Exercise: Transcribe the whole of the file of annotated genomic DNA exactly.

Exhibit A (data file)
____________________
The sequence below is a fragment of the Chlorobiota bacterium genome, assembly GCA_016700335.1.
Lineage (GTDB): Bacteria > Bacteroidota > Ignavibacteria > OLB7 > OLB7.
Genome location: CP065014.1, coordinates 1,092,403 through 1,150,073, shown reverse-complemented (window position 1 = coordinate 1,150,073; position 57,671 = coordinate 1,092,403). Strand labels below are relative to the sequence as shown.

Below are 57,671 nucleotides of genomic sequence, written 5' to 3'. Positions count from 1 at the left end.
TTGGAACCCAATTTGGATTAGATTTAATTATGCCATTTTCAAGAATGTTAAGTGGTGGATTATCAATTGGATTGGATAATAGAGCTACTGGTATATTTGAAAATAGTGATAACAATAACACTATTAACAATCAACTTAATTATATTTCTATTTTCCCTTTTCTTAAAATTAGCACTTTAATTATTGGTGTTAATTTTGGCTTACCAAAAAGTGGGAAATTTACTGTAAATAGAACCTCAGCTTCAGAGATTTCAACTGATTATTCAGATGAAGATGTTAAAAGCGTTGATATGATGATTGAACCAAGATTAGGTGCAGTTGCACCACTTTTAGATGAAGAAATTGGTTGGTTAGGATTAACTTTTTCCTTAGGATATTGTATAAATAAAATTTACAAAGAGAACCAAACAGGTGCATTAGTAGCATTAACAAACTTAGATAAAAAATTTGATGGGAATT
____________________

The sequence below is a fragment of the Chlorobiota bacterium genome, assembly GCA_016700335.1.
Lineage (GTDB): Bacteria > Bacteroidota > Ignavibacteria > OLB7 > OLB7.
Genome location: CP065014.1, coordinates 1,092,403 through 1,150,073, shown reverse-complemented (window position 1 = coordinate 1,150,073; position 57,671 = coordinate 1,092,403). Strand labels below are relative to the sequence as shown.

Below are 57,671 nucleotides of genomic sequence, written 5' to 3'. Positions count from 1 at the left end.
TTGGAACCCAATTTGGATTAGATTTAATTATGCCATTTTCAAGAATGTTAAGTGGTGGATTATCAATTGGATTGGATAATAGAGCTACTGGTATATTTGAAAATAGTGATAACAATAACACTATTAACAATCAACTTAATTATATTTCTATTTTCCCTTTTCTTAAAATTAGCACTTTAATTATTGGTGTTAATTTTGGCTTACCAAAAAGTGGGAAATTTACTGTAAATAGAACCTCAGCTTCAGAGATTTCAACTGATTATTCAGATGAAGATGTTAAAAGCGTTGATATGATGATTGAACCAAGATTAGGTGCAGTTGCACCACTTTTAGATGAAGAAATTGGTTGGTTAGGATTAACTTTTTCCTTAGGATATTGTATAAATAAAATTTACAAAGAGAACCAAACAGGTGCATTAGTAGCATTAACAAACTTAGATAAAAAATTTGATGGGAATT